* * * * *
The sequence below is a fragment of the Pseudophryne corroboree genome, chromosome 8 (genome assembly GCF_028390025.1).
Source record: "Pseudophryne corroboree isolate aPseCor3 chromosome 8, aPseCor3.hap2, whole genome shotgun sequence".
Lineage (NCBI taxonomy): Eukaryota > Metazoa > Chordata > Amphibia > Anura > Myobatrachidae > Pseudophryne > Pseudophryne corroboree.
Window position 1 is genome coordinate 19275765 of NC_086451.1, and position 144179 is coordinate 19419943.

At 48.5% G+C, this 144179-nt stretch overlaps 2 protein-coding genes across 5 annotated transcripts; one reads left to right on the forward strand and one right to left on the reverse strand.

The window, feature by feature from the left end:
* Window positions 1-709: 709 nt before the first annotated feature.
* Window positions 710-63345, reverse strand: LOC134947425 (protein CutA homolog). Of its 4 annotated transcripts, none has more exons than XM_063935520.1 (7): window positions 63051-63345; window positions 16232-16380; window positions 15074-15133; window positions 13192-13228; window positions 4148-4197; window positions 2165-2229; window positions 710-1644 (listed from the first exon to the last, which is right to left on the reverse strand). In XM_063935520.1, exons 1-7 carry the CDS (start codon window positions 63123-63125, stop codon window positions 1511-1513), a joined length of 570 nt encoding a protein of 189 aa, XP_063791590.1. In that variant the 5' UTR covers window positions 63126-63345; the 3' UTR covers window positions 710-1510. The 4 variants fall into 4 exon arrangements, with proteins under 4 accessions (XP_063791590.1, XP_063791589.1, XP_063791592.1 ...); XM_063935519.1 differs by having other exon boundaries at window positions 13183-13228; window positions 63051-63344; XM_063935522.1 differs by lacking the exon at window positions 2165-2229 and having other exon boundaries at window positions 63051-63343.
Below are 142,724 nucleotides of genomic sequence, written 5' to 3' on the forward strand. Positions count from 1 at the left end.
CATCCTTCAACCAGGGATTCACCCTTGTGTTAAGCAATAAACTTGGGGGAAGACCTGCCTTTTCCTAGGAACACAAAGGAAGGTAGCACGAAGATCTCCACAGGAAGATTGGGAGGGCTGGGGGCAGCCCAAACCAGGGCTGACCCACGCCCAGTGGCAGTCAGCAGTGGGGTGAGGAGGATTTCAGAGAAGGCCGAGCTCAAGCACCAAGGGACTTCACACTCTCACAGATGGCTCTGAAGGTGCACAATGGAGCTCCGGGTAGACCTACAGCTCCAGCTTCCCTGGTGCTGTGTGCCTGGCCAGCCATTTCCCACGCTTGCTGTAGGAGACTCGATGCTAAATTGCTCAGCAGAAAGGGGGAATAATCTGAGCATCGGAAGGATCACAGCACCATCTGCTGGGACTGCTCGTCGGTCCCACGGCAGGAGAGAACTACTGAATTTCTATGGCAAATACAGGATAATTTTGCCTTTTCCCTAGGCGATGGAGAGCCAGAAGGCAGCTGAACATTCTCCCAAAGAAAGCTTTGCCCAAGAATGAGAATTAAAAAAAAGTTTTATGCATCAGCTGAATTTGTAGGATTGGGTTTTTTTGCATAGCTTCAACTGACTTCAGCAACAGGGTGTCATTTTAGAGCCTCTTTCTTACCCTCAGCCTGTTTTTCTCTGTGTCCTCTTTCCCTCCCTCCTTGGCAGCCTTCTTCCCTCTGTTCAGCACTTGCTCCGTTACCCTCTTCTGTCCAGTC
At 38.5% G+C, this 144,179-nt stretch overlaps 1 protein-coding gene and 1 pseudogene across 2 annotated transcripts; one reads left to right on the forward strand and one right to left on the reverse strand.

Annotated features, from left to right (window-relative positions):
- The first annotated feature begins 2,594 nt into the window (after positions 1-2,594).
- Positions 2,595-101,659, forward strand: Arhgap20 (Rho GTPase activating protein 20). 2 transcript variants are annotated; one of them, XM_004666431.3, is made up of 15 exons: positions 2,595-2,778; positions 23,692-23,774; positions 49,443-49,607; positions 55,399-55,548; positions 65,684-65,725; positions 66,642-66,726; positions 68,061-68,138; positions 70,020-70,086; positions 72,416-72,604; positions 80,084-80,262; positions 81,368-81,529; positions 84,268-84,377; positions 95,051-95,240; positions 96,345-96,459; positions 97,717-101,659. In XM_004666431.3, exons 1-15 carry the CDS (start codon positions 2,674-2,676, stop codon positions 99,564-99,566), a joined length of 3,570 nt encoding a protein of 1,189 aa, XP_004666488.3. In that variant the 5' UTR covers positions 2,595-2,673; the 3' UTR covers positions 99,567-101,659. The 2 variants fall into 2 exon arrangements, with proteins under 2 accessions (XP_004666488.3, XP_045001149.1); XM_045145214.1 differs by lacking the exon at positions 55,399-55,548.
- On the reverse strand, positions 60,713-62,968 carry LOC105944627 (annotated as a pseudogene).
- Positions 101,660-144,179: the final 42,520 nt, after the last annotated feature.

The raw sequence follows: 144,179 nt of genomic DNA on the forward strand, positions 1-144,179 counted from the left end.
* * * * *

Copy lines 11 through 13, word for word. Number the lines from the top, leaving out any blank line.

At 38.5% G+C, this 144,179-nt stretch overlaps 1 protein-coding gene and 1 pseudogene across 2 annotated transcripts; one reads left to right on the forward strand and one right to left on the reverse strand.

Annotated features, from left to right (window-relative positions):
- The first annotated feature begins 2,594 nt into the window (after positions 1-2,594).